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Get ready for labor

  • Use a birth plan to make choices about childbirth.
  • Take a childbirth education class.
  • If you’re healthy, wait for labor to begin on its own.
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What to take to the hospital

After a healthy nine months of pregnancy, it's almost time for your baby to arrive. One thing you'll want to do as you get ready for labor is to pack your hospital bag. You'll want to pack something for yourself as well as your new baby.

For yourself
As you pack your hospital bag, you may want to include items for when you're going into labor as well as after you have the baby.

  • Health insurance information
  • A nightgown or big shirt to wear during labor, although a hospital gown will be provided
  • Socks
  • Washcloths and towels
  • Slippers
  • A few nightgowns, pajamas or T-shirts and sweat pants (breastfeeding mothers might find loose-fitting T-shirts or nursing clothes most comfortable)
  • A robe
  • Several pairs of underpants
  • Large, self-adhesive sanitary pads (the ones provided by the hospital may be small and hard to use)
  • Soap
  • Shampoo
  • Hairbrush
  • Toothbrush and toothpaste
  • Any other toiletries, cosmetics or hairstyling equipment you want
  • Phone numbers for people you want to call
  • A telephone charge card (you usually can't use a cell phone in a hospital)
  • Clothes to wear home (be sure they are loose fitting)

You may want to bring your birth plan, too. A birth plan is a set of instructions you make about your baby’s birth. Fill out the plan with your partner. Then share it with your provider, your family and other support people. It’s best for everyone to know ahead of time that you plan to breastfeed.

For your baby
Most hospitals provide the basics for newborns during their hospital stay: a knit cap, an undershirt, diapers and blankets. When it comes time to take the baby home, you'll need your own things.

  • A receiving blanket
  • Clothes to wear home, including an undershirt, cap and socks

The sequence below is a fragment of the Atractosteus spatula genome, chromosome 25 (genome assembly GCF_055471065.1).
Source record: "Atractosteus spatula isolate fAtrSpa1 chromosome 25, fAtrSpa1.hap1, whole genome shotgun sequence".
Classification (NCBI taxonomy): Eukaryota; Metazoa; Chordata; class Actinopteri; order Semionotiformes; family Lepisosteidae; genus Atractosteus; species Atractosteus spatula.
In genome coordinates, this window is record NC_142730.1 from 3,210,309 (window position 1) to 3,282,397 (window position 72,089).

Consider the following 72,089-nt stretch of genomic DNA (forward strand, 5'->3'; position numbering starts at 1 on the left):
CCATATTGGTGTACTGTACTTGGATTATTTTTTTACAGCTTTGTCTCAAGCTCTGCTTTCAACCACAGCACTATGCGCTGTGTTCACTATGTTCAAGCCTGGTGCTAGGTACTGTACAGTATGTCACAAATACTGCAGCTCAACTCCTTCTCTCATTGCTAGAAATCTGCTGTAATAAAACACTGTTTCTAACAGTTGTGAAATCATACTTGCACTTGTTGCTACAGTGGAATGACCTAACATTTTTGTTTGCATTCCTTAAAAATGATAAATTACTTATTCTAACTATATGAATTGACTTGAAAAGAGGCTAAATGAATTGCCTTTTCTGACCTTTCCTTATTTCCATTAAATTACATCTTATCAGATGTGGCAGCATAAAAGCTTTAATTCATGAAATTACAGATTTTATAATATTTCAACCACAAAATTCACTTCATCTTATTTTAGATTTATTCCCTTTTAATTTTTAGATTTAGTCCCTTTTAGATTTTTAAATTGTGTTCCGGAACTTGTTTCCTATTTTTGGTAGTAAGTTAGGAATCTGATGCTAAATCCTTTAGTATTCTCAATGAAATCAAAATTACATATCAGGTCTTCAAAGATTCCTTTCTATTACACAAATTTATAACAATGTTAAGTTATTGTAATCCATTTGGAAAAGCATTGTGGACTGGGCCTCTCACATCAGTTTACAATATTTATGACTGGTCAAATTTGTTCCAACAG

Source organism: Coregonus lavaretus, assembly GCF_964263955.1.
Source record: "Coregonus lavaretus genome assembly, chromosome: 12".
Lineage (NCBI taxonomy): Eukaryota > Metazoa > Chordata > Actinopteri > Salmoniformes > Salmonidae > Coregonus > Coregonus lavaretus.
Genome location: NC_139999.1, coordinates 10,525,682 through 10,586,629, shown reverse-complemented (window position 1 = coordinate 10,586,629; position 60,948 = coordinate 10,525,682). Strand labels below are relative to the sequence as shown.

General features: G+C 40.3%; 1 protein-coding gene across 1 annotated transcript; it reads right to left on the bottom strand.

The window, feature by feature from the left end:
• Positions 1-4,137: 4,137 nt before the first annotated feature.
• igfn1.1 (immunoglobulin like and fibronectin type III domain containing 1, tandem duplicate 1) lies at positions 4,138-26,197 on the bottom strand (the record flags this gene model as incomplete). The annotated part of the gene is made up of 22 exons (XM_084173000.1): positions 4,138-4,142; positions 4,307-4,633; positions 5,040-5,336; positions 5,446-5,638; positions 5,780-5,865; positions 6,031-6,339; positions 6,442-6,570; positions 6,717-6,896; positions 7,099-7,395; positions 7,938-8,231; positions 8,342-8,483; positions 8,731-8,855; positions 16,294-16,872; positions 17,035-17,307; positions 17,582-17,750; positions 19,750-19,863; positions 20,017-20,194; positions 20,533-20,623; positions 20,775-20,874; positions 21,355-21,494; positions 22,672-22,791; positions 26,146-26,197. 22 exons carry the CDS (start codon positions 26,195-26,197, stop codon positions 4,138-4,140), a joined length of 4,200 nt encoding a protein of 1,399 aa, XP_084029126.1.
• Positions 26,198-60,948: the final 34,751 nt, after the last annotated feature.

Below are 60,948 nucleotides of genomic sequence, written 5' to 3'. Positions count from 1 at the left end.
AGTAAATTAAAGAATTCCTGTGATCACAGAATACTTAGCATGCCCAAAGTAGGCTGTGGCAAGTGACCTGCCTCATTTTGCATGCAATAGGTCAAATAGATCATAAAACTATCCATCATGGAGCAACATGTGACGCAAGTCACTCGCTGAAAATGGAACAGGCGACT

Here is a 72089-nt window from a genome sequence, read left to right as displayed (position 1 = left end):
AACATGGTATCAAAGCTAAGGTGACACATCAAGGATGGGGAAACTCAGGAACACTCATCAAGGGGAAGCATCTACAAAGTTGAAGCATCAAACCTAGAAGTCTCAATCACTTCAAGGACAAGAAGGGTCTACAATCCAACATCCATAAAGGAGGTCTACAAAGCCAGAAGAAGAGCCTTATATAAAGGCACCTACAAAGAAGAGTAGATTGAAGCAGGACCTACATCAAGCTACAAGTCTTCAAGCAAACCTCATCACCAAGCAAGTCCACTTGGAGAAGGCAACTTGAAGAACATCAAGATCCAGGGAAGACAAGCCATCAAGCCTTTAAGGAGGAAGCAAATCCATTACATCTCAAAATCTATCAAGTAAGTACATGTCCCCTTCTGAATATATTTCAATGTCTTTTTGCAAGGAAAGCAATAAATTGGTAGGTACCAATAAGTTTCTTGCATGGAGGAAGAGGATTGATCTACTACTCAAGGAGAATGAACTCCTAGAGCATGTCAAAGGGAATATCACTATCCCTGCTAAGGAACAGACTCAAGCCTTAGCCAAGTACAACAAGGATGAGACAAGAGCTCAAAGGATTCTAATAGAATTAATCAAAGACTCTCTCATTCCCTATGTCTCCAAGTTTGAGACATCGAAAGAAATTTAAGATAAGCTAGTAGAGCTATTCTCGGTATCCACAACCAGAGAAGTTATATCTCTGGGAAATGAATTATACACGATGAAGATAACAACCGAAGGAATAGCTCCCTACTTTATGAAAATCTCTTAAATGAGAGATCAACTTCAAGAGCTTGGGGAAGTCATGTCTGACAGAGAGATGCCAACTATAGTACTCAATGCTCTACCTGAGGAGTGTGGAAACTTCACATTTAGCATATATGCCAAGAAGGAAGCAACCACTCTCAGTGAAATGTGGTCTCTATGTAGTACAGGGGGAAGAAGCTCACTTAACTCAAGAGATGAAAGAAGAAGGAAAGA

• Disposable diapers (most hospitals provide these)
  • Bunting or a warm blanket if it's cold outside
  • A car seat (if baby is to be driven home)

Last reviewed December 2013

Signs of preterm labor

  • Contractions every 10 minutes or more often
  • Change in vaginal discharge
  • Pelvic pressure
  • Low, dull backache
  • Cramps that feel like your period
  • Abdominal cramps with or without diarrhea

Frequently Asked Questions

Do I need a birth plan?

You don't have to have a birth plan. But having one is a great idea! A birth plan is a set of instructions you make about your baby's birth. It tells your provider how you feel about things like who you want with you during labor, what you want to do during labor, if you want drugs to help with labor pain, and if there are special religious or cultural practices you want to have happen once your baby is born. Fill out a birth plan with your partner. Then share it with your provider and with the nurses at the hospital or birthing center where you plan to have your baby. Share it with your family and other support people, too. It's best for everyone to know ahead of time how you want labor and birth to be.

What are Braxton-Hicks contractions?

You may feel Braxton-Hicks contractions starting early in your third trimester. They're usually painless but can be uncomfortable. They are different from true labor contractions. Braxton-Hicks don't come in a regular pattern, and they don't get closer over time. They may stop when you walk, change positions or rest. They may happen more often in the evening, especially if you're dehydrated. They may be weak and stay that way, or there may be a few strong ones followed by weak ones. You usually feel them in the lower abdomen and groin. True labor contractions come in regular intervals, get closer together and steadily stronger, and last 30 to 90 seconds. They don't go away, no matter what you do. The pain usually starts in the back and wraps around to the front. If you're having any kind of contractions and think you might be in labor, call your provider.

Have questions?

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